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Sunday, August 2, 2009

Safari 4: Is It Time To Switch From Firefox?

scompasssSteve Jobs once said that Microsoft’s products lack “taste”. At the moment, it started a war between Windows and Mac fanboys. But to many people, that statement was justified – OS X was considerably ahead of Windows from a design and usability standpoint.

Today, you can see that Microsoft has decided to give a lot more attention to the design of its products. Windows 7 is a testament to that endeavor. It does sadden me that the majority of the UI improvements are derivations or adaptations instead of innovations.

Safari 4 hasn’t suffered radical changes since the beta version – except maybe for the tabs issue which generated a considerable amount of uproar – but it did a fantastic job of polishing rough edges. Safari 4 is fast, usable and has taste.

Let’s dig in a little deeper, shall we?

Unlike earlier versions of Safari for Windows, this iteration integrates beautifully with the default themes in Windows XP, Vista and even Windows 7. Whether we believe that “the new Nitro JavaScript engine that executes JavaScript nearly eight times faster than IE 8 and more than four times faster than Firefox 3” or that it “loads HTML web pages more than three times faster than IE 8 and three times faster than Firefox 3” is up to each one of us and the guys who benchmark milliseconds. It does however feel faster than Firefox and IE8 and about the same as Chrome 2.04.

For many of you running Windows 7 , Safari 4 has another surprise – it works with the Aero Peek feature the same way IE8 does. The latest stable version of Firefox 3 does not support this capability.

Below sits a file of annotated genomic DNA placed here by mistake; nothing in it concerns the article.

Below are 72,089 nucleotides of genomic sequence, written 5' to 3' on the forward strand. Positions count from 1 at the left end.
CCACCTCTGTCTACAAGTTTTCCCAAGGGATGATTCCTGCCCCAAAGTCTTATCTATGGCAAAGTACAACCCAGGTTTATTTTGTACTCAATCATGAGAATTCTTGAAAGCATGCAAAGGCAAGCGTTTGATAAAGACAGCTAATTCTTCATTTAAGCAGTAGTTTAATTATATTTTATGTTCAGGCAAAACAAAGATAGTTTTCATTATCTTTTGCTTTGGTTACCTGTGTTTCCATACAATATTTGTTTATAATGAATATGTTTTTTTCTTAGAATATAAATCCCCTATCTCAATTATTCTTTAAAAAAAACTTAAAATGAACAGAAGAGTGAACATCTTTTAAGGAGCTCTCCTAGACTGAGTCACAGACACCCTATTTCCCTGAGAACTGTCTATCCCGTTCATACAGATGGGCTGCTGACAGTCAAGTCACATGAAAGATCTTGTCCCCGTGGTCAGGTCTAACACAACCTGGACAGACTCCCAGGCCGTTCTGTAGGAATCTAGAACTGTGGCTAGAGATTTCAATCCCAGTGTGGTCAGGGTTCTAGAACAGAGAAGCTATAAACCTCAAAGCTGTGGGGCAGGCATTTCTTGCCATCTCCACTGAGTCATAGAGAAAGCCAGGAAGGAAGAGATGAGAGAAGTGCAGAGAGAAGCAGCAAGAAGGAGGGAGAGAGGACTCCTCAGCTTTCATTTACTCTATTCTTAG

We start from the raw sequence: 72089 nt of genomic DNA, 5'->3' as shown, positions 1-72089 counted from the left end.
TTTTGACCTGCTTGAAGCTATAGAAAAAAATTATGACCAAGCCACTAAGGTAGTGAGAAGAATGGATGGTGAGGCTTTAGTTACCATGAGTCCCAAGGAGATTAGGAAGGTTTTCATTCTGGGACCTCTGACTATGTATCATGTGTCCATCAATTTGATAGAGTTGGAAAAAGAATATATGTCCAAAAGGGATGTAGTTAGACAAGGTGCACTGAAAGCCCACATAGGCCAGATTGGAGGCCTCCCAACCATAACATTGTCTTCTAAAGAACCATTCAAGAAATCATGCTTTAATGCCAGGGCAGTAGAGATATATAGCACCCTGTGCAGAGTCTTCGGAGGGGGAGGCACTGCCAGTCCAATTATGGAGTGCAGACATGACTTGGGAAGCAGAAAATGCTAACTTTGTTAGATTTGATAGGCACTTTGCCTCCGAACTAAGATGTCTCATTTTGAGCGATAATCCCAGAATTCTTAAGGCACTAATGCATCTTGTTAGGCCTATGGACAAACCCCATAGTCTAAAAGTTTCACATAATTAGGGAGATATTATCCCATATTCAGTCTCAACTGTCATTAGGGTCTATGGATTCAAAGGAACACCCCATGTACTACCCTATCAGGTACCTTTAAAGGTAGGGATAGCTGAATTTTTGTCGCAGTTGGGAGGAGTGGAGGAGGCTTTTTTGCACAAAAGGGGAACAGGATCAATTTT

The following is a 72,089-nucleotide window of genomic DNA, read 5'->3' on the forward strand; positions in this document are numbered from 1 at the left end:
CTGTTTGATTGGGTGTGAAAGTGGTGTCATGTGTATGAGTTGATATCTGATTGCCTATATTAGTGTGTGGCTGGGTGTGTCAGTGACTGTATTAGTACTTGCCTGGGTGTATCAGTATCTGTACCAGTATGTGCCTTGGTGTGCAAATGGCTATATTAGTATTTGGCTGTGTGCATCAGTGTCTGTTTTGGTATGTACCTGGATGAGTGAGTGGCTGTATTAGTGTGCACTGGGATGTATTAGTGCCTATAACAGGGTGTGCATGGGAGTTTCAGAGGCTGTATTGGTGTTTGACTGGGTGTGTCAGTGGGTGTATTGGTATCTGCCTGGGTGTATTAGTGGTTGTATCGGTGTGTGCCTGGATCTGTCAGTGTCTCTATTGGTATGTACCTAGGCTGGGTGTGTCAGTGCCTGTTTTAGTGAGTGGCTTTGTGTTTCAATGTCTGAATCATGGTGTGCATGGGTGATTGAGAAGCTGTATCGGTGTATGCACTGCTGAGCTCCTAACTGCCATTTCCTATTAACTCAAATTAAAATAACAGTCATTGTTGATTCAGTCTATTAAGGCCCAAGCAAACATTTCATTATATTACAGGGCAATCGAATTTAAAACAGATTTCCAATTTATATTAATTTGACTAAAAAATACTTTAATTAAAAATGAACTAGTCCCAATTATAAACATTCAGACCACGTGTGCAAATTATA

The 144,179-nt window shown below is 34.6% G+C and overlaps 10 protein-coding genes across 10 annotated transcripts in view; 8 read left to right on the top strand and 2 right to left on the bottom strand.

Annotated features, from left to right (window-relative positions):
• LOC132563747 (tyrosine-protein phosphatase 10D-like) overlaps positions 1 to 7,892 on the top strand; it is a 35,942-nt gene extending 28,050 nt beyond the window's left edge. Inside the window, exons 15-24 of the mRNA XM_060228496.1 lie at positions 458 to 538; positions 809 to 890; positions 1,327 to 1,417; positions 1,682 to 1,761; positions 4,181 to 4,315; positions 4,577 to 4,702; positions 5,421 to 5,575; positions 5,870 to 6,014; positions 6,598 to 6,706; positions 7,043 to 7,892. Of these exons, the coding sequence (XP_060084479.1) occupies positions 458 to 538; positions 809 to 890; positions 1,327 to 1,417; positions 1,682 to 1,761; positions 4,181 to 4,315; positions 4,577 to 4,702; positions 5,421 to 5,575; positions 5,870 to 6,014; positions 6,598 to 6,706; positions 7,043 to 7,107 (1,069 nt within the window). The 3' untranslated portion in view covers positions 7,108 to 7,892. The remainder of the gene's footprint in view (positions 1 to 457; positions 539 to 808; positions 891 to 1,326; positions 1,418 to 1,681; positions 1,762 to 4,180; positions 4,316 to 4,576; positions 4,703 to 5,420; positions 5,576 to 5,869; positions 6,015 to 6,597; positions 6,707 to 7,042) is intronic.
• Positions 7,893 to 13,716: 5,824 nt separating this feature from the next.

As for the Top Sites view, I can’t really decide what to think about it. It’s not particularly useful – like the integration with Aero Peek – but it does look good and does not impede my usual browsing habits. Use it for a couple of hours, maybe a day, and the most visited websites will be nicely presented when you open a new tab. And, believe it or not, this Minority Report style interface doesn’t take any longer to load than a new blank tab in Firefox. What is useful is the Cover Flow view for History – it makes finding websites a snap for people with good visual memory.


Another aspect that persuaded me to switch to Safari was the layout of the interface elements – compact, streamlined, bare bones – modifications that I did myself in Firefox. Even the menu bar is hidden to save space. However, I didn’t manage to convince the bookmark list to stay on the side in Safari, a perk for wide screen displays.

Thanks to an AdBlock list and a CSS file designed for Opera by Fanboy you can now disable most of ads. All you have to do is download Element Hider CSS file and go to Preferences -> Advanced -> Style Sheet –> Other. Select the CSS file you just downloaded.

The only thing that’s missing from Safari right now is an add-on similar to NoScript. At that point, Safari is just an upgraded version of Firefox (without getting into a technical discussion about the different rendering engines, Gecko versus WebKit).

All the graphical candy takes a toll on the system memory. While I can’t say it’s a memory leak or something else, Safari with 4 tabs open consumed about 200MB of memory repeatedly. Firefox isn’t far behind with a jump from 90Mb to 160MB – one hour staying in idle mode.

Tell us in the comments what browser you use, why you like it and of course, your impressions on Safari 4.

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